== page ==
Pot and Sports Are Finally Coming Together – Rolling Stone
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Turn On, Tune In…Work Out?

Pot has a reputation for slowing people down — but some athletes use it to ‘activate’ performance

Runners take off in a 4.2-mile run, part of the 420 Games, an effort to stop the stigmatization of cannabis use through athletic events, at Golden Gate Park in San Francisco . Students, accountants, businessmen, housewives and many others in green T-shirts and all wearing the number 420 raced to change the stereotypical images of marijuana smokers as lazy and lethargic stoners who binge on junk foodMarijuana Games, San Francisco, USA

Runners take off in a 4.2-mile run, part of the 420 Games, an effort to stop the stigmatization of cannabis use through athletic events, at Golden Gate Park in San Francisco.

Olga Rodriguez/AP/REX/Shutterstock

About a half hour before one of his mile swims near his Bay Area home, entrepreneur and gym rat Jim McAlpine does something seemingly counterproductive: He tosses down a hefty does of THC. “About 10 or 20 minutes in,” he says, “I start to feel it, and I get a second wind. I don’t like to use the word ‘high’ — I like ‘activated.’”

McAlpine is one of many athletes, pro and amateur, who’ve learned what weed can add to workouts. According to a 2016 study by the American Academy of Addiction Psychiatry, weed is now the “second most widely used drug” by athletes, after alcohol. Currently in its sixth year, the aptly named 420 Games, founded by McAlpine, has become the X Games for stoners: several days of mini-marathons, arm wrestling, and jujitsu for “cannathletes” designed to demonstrate that regular weed users can get off the couch. (The games are coming to Los Angeles and San Francisco this year.) While the effects can vary—“it makes some people less coordinated,” McAlpine admits — some physicians agree that weed can make it easier to focus, especially on repetitive exercises like running and pumping iron. “Cannabis raises dopamine levels in the brain,” says Dr. Joseph Rosado, medical director of a cannabis clinic in Florida. “But unlike other drugs, it doesn’t increase the risk of dopamine ‘burn-out’ over prolonged periods of use. So you can focus on what’s going on.”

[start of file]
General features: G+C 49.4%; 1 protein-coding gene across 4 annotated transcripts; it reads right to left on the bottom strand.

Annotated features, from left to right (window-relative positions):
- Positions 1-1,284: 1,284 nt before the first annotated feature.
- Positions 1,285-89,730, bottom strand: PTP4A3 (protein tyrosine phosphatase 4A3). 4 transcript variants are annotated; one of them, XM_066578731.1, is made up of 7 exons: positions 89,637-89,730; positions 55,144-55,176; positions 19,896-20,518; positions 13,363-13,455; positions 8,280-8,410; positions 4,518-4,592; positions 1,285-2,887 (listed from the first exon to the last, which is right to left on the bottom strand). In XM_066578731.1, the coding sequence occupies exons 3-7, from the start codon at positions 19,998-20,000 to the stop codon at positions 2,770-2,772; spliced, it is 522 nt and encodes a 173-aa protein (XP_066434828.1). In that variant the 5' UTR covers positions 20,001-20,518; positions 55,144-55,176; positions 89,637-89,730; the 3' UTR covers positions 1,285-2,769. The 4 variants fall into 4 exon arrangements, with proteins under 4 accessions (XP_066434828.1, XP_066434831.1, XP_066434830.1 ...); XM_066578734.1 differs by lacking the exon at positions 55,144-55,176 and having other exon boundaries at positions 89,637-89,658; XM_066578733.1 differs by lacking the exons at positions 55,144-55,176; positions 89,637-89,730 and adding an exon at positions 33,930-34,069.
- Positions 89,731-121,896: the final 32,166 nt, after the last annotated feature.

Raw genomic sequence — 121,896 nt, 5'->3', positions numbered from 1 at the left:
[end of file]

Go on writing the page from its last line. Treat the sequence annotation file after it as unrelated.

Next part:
CBD can also be an alternative to opiates when dealing with pain and inflammation, as former NFL running back and longtime weed advocate Ricky Williams learned during a long-ago practice when he was dealing with an injury and lit up with teammates. “I had an amazing practice,” he says. “I felt like I was a kid again on the playground, having fun.” Williams, now studying acupuncture and Chinese medicine, took it the next step, adding canna-butter into his oatmeal before a yoga class. “I was more aware of the deeper layers of my muscles,” he says. “It was by far the best yoga class I’d ever had. It made me more in tune with my body.”

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